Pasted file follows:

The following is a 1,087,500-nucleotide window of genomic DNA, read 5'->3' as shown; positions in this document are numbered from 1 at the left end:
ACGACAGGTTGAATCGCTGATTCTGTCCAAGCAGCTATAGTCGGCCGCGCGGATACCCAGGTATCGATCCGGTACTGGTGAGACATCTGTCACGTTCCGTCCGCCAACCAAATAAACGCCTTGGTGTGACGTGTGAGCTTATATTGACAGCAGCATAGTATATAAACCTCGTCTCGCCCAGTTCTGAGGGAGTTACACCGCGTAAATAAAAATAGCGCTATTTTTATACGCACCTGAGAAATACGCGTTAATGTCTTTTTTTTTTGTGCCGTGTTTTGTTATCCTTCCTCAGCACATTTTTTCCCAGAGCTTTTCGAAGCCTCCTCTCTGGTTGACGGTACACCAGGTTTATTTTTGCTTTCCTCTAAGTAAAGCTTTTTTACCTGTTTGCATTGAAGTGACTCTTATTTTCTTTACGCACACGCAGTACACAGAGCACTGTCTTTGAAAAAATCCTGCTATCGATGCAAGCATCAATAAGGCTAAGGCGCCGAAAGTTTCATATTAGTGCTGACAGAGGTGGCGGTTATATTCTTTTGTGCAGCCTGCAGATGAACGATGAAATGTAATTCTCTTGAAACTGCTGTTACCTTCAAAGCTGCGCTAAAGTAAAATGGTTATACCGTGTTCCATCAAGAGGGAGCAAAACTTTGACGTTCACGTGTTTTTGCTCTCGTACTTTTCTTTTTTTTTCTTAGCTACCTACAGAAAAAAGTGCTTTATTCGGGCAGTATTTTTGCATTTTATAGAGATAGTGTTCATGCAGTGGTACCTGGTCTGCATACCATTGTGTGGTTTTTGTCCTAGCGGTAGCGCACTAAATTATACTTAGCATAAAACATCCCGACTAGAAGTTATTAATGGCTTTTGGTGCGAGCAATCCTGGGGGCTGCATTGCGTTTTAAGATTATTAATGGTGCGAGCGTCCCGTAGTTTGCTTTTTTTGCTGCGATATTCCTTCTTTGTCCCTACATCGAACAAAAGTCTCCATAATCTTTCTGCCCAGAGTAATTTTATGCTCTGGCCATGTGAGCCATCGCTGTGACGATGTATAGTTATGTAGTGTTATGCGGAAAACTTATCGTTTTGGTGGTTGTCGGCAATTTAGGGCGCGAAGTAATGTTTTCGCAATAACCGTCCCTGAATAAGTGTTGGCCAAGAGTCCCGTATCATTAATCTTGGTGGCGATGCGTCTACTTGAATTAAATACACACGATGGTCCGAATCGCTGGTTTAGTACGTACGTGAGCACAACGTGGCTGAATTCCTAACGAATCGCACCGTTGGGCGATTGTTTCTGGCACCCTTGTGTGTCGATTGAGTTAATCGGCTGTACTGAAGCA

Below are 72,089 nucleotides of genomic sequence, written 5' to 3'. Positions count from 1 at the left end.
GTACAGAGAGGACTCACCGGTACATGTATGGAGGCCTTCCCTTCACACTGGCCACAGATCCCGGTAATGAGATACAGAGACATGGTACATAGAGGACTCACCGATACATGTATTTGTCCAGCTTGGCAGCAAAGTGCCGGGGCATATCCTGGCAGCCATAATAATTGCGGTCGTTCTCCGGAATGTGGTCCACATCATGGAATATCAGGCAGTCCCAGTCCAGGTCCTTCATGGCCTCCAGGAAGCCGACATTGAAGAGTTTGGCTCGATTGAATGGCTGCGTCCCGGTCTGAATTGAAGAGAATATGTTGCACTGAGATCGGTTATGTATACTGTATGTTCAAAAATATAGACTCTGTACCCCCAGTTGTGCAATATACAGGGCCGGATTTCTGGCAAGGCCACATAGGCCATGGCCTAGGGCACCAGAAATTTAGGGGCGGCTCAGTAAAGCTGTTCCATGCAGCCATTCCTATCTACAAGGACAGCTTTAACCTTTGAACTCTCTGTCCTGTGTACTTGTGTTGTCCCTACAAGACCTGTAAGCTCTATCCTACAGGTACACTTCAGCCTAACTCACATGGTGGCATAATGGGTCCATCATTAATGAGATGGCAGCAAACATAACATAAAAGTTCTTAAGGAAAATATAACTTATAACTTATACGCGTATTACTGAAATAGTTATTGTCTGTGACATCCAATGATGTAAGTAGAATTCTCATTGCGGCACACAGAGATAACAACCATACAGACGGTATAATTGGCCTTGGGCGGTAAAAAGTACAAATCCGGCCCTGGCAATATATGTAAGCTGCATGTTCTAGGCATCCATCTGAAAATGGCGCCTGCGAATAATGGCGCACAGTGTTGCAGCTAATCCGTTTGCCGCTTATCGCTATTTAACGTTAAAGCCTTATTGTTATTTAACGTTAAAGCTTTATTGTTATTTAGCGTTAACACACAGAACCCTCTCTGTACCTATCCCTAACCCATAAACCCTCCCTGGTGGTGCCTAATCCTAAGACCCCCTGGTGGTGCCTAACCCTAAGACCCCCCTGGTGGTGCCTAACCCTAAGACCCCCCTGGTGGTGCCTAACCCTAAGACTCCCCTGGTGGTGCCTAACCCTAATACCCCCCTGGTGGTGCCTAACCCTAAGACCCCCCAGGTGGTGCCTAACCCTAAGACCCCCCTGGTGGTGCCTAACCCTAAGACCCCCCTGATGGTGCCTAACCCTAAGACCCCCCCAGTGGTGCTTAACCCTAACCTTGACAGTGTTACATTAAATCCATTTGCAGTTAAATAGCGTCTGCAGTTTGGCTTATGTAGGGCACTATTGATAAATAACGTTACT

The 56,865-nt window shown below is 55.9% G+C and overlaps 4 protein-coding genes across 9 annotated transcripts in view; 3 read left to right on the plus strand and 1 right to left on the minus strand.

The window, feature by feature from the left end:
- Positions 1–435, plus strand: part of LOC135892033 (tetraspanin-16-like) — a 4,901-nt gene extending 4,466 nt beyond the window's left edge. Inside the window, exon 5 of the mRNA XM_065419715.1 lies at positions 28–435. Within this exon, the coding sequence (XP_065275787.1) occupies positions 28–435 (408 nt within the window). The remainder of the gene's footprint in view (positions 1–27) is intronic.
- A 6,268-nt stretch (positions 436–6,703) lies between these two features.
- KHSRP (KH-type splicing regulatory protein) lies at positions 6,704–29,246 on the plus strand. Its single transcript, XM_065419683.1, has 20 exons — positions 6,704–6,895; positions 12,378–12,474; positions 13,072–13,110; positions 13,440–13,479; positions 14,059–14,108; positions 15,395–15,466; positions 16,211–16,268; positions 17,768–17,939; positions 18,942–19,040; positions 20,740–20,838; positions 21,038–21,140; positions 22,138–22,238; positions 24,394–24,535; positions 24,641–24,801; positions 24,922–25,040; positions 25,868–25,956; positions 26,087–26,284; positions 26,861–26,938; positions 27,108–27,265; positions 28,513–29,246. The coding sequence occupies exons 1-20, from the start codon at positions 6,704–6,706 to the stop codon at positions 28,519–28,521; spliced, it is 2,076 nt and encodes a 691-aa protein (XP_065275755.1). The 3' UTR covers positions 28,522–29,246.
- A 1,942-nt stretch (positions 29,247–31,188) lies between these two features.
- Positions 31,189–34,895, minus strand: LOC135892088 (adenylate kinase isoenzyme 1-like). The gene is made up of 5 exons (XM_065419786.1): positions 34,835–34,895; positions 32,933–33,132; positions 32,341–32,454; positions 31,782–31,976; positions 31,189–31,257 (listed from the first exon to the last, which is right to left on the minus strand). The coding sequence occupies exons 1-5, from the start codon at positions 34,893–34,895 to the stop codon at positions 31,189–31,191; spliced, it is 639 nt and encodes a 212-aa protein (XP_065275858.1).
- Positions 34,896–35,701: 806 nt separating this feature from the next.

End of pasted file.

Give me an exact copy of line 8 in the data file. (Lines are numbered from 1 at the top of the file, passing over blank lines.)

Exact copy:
- A 6,268-nt stretch (positions 436–6,703) lies between these two features.